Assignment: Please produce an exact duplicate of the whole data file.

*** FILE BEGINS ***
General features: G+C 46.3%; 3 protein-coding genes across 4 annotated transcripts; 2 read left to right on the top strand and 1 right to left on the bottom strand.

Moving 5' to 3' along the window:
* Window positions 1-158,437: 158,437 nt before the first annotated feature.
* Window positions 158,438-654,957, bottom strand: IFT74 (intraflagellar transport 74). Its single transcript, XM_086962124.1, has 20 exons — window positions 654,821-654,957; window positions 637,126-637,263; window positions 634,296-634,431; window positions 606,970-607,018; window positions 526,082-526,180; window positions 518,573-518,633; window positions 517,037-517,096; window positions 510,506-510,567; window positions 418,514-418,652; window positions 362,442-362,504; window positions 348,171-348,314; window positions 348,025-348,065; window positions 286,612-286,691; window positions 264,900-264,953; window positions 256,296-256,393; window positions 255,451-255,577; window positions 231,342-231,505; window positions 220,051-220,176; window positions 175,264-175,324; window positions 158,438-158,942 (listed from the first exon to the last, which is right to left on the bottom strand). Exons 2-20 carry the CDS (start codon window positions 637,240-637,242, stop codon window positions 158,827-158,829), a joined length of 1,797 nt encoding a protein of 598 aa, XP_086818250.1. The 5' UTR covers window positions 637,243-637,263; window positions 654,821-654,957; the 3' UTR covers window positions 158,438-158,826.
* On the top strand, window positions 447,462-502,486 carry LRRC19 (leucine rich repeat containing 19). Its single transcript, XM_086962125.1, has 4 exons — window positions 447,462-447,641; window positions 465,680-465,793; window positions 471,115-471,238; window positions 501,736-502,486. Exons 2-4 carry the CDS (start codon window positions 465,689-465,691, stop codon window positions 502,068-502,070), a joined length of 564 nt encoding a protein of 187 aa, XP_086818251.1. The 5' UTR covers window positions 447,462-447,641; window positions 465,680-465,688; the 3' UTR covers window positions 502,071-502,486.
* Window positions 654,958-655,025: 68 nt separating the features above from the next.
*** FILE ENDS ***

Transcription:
General features: G+C 46.3%; 3 protein-coding genes across 4 annotated transcripts; 2 read left to right on the top strand and 1 right to left on the bottom strand.

Moving 5' to 3' along the window:
* Window positions 1-158,437: 158,437 nt before the first annotated feature.
* Window positions 158,438-654,957, bottom strand: IFT74 (intraflagellar transport 74). Its single transcript, XM_086962124.1, has 20 exons — window positions 654,821-654,957; window positions 637,126-637,263; window positions 634,296-634,431; window positions 606,970-607,018; window positions 526,082-526,180; window positions 518,573-518,633; window positions 517,037-517,096; window positions 510,506-510,567; window positions 418,514-418,652; window positions 362,442-362,504; window positions 348,171-348,314; window positions 348,025-348,065; window positions 286,612-286,691; window positions 264,900-264,953; window positions 256,296-256,393; window positions 255,451-255,577; window positions 231,342-231,505; window positions 220,051-220,176; window positions 175,264-175,324; window positions 158,438-158,942 (listed from the first exon to the last, which is right to left on the bottom strand). Exons 2-20 carry the CDS (start codon window positions 637,240-637,242, stop codon window positions 158,827-158,829), a joined length of 1,797 nt encoding a protein of 598 aa, XP_086818250.1. The 5' UTR covers window positions 637,243-637,263; window positions 654,821-654,957; the 3' UTR covers window positions 158,438-158,826.
* On the top strand, window positions 447,462-502,486 carry LRRC19 (leucine rich repeat containing 19). Its single transcript, XM_086962125.1, has 4 exons — window positions 447,462-447,641; window positions 465,680-465,793; window positions 471,115-471,238; window positions 501,736-502,486. Exons 2-4 carry the CDS (start codon window positions 465,689-465,691, stop codon window positions 502,068-502,070), a joined length of 564 nt encoding a protein of 187 aa, XP_086818251.1. The 5' UTR covers window positions 447,462-447,641; window positions 465,680-465,688; the 3' UTR covers window positions 502,071-502,486.
* Window positions 654,958-655,025: 68 nt separating the features above from the next.